Title

Self-assembly of claudin family of membrane proteins

Date of Award

August 2016

Degree Type

Thesis

Degree Name

Master of Science (MS)

Department

Biomedical and Chemical Engineering

Advisor(s)

Shikha Nangia

Keywords

Claudin, Membrane proteins, Molecular dynamics, Self-assembly, Tight junction

Subject Categories

Engineering

Abstract

Tight junction (TJ) forms tissue-specific pathways that selectively control the paracellular permeability. It has been receiving gradual attention due to its wide distribution throughout human body as well as its close relationship with human wellness. As the essential component of TJ, claudin family of transmembrane proteins plays a critical role in both architecture and flux control of TJ. The dysfunction of claudin leads to partial or complete loss of tight junction function, which eventually causes abnormalities and diseases throughout the body including skin, liver, kidney, lungs, and brain. Understanding self-assembly of claudin family proteins provides clues to better interpret TJ-related diseases and to find cure for them.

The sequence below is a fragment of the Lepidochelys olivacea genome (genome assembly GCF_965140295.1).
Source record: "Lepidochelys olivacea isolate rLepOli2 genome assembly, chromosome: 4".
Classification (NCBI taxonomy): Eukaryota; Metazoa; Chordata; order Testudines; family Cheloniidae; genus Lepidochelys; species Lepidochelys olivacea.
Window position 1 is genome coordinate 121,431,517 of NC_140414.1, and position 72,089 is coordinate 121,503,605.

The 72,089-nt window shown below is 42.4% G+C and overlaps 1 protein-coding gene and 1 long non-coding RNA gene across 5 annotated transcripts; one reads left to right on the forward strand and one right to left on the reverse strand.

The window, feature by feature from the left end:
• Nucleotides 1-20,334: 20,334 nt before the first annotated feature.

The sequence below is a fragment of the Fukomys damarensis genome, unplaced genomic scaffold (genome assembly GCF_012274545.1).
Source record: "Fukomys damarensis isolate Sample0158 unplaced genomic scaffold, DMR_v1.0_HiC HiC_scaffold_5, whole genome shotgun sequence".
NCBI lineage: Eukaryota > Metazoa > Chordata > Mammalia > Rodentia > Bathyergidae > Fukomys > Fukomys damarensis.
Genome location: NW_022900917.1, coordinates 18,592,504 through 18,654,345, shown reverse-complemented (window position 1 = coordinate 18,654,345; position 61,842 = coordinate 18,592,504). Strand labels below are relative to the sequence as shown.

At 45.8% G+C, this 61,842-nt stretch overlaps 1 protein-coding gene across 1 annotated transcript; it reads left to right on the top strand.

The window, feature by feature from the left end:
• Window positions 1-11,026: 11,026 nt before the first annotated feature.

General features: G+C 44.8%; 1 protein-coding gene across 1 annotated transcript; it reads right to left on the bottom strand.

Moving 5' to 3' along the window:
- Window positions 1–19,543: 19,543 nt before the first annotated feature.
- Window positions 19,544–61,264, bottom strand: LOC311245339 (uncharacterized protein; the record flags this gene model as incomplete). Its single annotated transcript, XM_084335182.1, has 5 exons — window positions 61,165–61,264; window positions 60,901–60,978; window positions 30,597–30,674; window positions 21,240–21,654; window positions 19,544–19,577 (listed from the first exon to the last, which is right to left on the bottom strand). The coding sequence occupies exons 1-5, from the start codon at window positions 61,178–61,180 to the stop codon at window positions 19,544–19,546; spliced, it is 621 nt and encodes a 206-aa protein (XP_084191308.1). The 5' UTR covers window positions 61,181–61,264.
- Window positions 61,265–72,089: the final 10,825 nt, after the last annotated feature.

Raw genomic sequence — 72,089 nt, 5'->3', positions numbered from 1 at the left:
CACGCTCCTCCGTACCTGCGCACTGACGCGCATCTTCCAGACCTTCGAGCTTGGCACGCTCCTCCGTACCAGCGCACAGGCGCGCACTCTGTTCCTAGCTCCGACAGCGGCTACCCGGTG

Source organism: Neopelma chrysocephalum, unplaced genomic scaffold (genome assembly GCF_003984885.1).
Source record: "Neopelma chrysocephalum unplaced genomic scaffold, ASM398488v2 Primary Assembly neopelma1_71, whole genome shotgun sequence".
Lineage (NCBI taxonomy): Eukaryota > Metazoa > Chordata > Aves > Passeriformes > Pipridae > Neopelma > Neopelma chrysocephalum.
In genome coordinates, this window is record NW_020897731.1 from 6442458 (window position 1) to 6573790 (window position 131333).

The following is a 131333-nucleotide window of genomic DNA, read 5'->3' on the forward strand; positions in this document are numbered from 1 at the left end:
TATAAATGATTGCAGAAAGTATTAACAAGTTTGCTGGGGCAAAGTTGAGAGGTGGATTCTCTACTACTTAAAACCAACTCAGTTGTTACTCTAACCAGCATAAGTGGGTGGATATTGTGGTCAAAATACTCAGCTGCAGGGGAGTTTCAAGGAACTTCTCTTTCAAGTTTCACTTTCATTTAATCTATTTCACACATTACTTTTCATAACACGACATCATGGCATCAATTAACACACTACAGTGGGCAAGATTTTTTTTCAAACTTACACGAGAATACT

In this thesis, monomeric architectures of claudin-3, -4, and -19 were developed using in silico homology modeling. The physical movements of these membrane proteins were simulated for long timescales, and their interactions were studied. Four unique dimeric structures, dimer A, B, C, and D, were quantified in the dimer distribution study. Results show that dimer A is the most predominated over other three configurations. Orientation analysis has further identified a subtype of dimer A, named dimer A*, with its configuration visualized and integrated in this thesis. The mutual mutation of claudin-3 with claudin-5 has identified that the ILE142 in claudin-5 is the key residue to maintain dimer B configuration. Supporting theory is that in claudin-5, hydrophobic tail of ILE142 (141 in claudin-3) firmly interacts with hydrophobic core of intramolecular ARG145 (144 in claudin-3), which restricts the free movement of ILE142 tail and thus form less dimer C. Additional dimer type, named dimer X, was also identified. Moreover, thermodynamic stability of dimer A were investigated by calculating PMFs and compared among seven members of claudin family. Binding energy of dimer A shows that claudin-5 > claudin-1/3 > claudin-4 > claudin-2 > claudin-15/19. The results generally indicate that barrier-forming claudins have firmer dimer A than pore-forming claudins.

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